Category: behind the vignette (Page 1 of 4)

Behind the Vignette: YOU DON’T DRINK?

I stopped drinking to get drunk when I was 27. I had started drinking when I was around 16, mostly things like Mike’s Hard Lemonade in a friend’s camper that sat in his backyard. Over time, particularly once my friends and I turned 21, the frequency and intensity of my drinking increased. I’ve never been an alcoholic (at least in the sense that I’ve never felt compelled to drink to excess, or like it was outside of my control), but for a long time we were having parties or going to bars every weekend where we would drink to get drunk, whatever that meant.

In theory, there wasn’t anything wrong with it. We did some stupid things, made lots of mistakes (I somehow remember one such incident when, after playing in a beer pong tournament downtown, I found myself driving on the thruway with no idea how I got there), but by the grace of God never hurt ourselves or anyone else.

What changed for me was a sense of losing myself. Getting further away from who I wanted to be. It was some holiday weekend (warm enough to be in a pool at a friend’s apartment complex, and so I’ve always thought it was Fourth of July, but that timeline doesn’t quite line up, so it must have been later in the summer or near Labor Day) and I got pretty sloshed. No big deal, I made it home okay (on a bike this time) and slept it off.

The next morning, though, I had to go to work. I felt so shitty that I ended up having to leave sick after maybe a quarter of the workday. I realized then that, in addition to disliking the person I am when I’m drunk, that I wasn’t being responsible and that, eventually, it would badly hurt me. At that point my body couldn’t rebound from being hungover like it had when I was younger, and so the circumstances aligned in such a way that I was able to give it up. I’ve been drunk a few times since then, but never memory-loss drunk and not with anyone aside from my wife or family.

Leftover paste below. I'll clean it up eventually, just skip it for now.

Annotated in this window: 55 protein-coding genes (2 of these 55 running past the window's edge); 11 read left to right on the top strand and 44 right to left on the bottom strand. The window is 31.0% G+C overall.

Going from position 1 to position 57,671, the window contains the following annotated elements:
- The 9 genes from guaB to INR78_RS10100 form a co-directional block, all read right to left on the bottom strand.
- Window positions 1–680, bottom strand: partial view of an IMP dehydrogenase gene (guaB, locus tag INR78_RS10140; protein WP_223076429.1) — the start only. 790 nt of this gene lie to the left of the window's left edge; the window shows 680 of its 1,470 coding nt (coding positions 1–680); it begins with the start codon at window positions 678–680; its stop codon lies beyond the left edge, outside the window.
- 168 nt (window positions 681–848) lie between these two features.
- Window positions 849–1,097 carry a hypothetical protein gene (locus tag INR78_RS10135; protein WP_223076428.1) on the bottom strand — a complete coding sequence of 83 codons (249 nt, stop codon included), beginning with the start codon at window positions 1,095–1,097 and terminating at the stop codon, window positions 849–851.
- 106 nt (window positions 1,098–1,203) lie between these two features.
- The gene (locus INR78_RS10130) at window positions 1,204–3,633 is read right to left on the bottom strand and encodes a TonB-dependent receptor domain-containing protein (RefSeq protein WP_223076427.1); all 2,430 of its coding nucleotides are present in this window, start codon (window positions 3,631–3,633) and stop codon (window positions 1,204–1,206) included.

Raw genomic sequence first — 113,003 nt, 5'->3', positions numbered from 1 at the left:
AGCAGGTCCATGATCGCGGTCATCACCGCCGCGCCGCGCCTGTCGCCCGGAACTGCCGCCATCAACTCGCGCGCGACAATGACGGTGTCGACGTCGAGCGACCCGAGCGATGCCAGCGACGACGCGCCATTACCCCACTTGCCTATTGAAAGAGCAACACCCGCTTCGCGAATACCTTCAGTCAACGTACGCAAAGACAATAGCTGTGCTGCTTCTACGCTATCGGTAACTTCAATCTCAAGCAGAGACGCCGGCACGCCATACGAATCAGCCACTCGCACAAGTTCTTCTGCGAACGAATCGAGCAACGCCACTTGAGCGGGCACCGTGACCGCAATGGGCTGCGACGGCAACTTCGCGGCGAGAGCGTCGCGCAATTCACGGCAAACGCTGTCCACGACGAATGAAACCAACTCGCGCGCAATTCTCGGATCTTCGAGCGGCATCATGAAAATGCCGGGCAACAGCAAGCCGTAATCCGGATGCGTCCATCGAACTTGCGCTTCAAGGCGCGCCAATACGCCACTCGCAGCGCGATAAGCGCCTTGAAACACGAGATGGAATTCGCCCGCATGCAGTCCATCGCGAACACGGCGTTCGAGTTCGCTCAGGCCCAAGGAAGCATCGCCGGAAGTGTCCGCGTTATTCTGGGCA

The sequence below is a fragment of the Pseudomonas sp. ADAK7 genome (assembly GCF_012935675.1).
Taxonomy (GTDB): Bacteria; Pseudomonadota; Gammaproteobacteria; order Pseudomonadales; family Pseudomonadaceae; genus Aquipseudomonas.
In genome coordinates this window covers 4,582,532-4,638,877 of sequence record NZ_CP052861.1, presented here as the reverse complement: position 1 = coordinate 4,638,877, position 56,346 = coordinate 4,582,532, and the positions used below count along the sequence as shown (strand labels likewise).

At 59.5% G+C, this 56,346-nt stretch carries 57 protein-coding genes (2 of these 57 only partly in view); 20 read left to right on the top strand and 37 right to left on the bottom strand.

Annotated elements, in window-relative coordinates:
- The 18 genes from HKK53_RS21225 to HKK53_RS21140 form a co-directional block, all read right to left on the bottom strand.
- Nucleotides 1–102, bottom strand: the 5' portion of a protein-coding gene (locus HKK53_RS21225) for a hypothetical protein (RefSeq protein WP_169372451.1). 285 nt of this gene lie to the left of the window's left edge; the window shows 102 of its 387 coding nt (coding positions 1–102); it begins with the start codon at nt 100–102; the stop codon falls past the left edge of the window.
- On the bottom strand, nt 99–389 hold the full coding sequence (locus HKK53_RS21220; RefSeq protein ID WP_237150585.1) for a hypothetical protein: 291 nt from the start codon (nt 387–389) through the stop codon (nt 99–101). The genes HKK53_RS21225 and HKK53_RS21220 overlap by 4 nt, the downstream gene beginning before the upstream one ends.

I don’t miss it. But what I began to notice when going to parties, or hanging out at a bar, was some confusion on people’s faces when I tell them I don’t want a drink. Alcohol is such a common and accepted vice in our culture that it’s hard for people to understand those that don’t want it.

I imagine it’s even worse for recovering alcoholics, especially if they’re still friends with other alcoholics.

That was the genesis for this story. To explore that confusion and those feelings of someone that has changed coming up against those who haven’t. It’s a bit exaggerated, but I hope it’s honest, or reaches for something close to “Truth.” And I hope that if you’re someone who doesn’t understand when people turn down alcohol, that this story sheds a little light on why that might be, and why that’s okay.

Behind the Vignette: THE PACE OF CHANGE

Click the picture above to read the story.

I lived in Buffalo, NY for the first 24 years, 10 months of my life. I left just a tad over ten years ago. That first year of being away from home I visited often. I don’t remember how often, exactly, but probably more than five times and less than ten. Nowadays, I might go up once or twice. My visits now, as infrequent as they are, remind me of everything that’s changed since I left.